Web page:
Larry applied the same caring attitude to his work as Editor-in-Chief. His vision and determination saved Cell Stress and Chaperones at a time when the Journal’s future seemed uncertain. His integrity, respect, and support for his colleagues, authors, and reviewers have made the Journal what it is today. Larry treated everyone with the same quiet courtesy, always looking for ways to support and encourage, and always looking for ways to make things better. How many times did I hear “I’ve been thinking, Helen, what do you think about…” and he would propose something marvelous. He has been the brains behind the Journal and the Society. We all relied on him and he never let us down. Being the Founding Editor-in-Chief of CSC has been a labor of love for Larry and it has been my great fortune to have shared the work with him. Happily, Larry will remain part of the editorial office as our Publishing Editor and will continue to steer the Journal and the CSSI into the future.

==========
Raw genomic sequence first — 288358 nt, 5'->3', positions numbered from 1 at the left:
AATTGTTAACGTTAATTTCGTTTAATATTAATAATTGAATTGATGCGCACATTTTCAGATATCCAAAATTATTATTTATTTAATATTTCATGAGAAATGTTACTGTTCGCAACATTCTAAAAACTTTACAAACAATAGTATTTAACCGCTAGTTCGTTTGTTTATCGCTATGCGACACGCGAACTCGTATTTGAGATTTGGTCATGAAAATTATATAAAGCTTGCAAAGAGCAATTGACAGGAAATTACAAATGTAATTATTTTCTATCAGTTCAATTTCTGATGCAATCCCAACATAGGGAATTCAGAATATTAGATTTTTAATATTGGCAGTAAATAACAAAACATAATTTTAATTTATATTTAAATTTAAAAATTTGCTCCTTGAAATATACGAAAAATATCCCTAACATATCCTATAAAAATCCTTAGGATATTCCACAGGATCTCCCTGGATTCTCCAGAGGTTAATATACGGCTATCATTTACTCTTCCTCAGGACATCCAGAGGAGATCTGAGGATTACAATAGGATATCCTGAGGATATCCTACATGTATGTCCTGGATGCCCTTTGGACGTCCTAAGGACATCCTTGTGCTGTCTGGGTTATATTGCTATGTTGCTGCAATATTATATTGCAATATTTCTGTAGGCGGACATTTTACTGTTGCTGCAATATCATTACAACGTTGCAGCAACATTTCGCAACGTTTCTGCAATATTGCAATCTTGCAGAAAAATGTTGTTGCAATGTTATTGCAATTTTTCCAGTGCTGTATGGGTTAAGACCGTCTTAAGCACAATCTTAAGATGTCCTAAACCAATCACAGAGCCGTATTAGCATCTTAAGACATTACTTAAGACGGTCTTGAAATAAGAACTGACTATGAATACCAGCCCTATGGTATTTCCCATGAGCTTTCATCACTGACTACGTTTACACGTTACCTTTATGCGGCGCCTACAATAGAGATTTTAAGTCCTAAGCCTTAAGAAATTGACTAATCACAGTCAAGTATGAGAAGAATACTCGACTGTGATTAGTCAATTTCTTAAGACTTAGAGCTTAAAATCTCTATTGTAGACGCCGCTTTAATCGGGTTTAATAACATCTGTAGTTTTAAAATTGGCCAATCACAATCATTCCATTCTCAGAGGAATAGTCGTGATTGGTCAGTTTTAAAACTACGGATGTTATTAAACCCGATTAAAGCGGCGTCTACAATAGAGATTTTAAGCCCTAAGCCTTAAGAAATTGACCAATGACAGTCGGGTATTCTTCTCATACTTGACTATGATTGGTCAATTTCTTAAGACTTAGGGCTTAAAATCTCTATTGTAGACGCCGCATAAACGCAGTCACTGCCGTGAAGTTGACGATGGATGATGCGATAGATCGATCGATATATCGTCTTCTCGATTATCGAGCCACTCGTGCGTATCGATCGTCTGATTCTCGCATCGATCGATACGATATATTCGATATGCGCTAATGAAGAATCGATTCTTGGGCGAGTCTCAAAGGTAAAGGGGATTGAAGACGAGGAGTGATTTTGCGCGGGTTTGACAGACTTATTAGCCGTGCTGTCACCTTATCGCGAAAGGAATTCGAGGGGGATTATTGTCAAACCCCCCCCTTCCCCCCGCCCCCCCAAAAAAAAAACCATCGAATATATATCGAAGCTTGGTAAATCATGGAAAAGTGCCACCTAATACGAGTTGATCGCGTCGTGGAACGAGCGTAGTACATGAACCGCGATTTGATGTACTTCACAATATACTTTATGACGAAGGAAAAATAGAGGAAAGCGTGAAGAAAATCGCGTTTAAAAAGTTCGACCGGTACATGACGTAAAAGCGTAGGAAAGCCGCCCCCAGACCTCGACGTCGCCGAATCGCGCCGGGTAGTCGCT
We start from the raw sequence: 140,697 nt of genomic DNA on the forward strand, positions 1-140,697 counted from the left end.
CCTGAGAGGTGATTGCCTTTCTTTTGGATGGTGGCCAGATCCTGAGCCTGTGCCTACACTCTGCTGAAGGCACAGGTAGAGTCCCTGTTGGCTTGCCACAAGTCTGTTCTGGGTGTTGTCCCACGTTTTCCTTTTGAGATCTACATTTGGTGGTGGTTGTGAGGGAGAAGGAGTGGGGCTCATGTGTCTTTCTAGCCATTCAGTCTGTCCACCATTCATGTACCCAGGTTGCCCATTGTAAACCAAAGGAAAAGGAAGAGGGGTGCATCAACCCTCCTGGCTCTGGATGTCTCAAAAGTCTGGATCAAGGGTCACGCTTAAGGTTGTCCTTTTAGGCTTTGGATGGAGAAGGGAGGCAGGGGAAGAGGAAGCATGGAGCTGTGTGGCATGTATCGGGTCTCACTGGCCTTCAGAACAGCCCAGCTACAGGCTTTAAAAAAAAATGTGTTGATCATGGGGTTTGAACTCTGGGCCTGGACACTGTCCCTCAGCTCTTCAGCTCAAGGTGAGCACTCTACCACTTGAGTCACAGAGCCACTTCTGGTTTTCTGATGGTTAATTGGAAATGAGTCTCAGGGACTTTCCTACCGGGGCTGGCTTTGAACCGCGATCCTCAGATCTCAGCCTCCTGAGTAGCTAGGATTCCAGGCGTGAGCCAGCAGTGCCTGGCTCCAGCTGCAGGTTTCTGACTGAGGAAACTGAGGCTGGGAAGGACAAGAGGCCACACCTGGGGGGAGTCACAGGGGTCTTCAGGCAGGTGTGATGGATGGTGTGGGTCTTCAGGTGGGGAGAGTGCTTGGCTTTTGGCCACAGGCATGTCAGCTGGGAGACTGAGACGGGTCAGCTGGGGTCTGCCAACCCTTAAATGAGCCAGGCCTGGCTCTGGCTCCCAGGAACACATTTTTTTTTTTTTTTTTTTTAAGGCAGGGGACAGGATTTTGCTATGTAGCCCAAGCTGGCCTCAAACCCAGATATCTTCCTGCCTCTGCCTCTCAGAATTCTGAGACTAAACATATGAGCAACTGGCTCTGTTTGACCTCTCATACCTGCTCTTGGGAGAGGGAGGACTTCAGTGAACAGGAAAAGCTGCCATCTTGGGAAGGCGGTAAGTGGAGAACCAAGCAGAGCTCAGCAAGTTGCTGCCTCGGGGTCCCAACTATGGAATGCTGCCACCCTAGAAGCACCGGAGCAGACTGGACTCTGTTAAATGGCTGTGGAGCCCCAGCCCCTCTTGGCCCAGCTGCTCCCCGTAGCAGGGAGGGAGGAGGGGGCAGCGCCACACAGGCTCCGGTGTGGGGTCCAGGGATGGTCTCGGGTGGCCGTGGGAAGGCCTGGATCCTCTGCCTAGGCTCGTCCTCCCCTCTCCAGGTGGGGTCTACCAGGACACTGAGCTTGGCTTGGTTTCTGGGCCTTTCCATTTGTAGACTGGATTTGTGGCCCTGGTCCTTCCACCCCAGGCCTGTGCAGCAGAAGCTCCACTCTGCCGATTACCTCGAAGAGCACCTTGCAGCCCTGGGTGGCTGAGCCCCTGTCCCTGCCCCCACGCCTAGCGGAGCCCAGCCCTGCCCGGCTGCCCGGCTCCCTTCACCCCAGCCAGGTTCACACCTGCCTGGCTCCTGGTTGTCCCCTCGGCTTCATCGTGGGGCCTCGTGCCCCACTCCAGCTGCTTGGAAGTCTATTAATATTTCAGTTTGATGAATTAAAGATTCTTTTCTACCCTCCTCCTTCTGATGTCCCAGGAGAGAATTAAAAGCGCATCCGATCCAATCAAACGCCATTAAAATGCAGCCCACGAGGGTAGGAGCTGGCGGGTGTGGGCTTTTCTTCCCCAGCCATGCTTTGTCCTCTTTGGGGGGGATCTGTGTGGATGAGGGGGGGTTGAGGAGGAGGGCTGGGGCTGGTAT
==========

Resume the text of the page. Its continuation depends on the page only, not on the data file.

With kind regards, and thank you,

Helen Neumann and R. William Currie



  1. Collins PL, Hightower LE (1982) Newcastle disease virus stimulates the cellular accumulation of stress (heat shock) mRNAs and proteins. J Virol. 44:703–707.

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  2. Hightower LE (1980) Cultured animal cells exposed to amino acid analogues or puromycin rapidly synthesize several polypeptides. J Cell Physiol 102:407–427.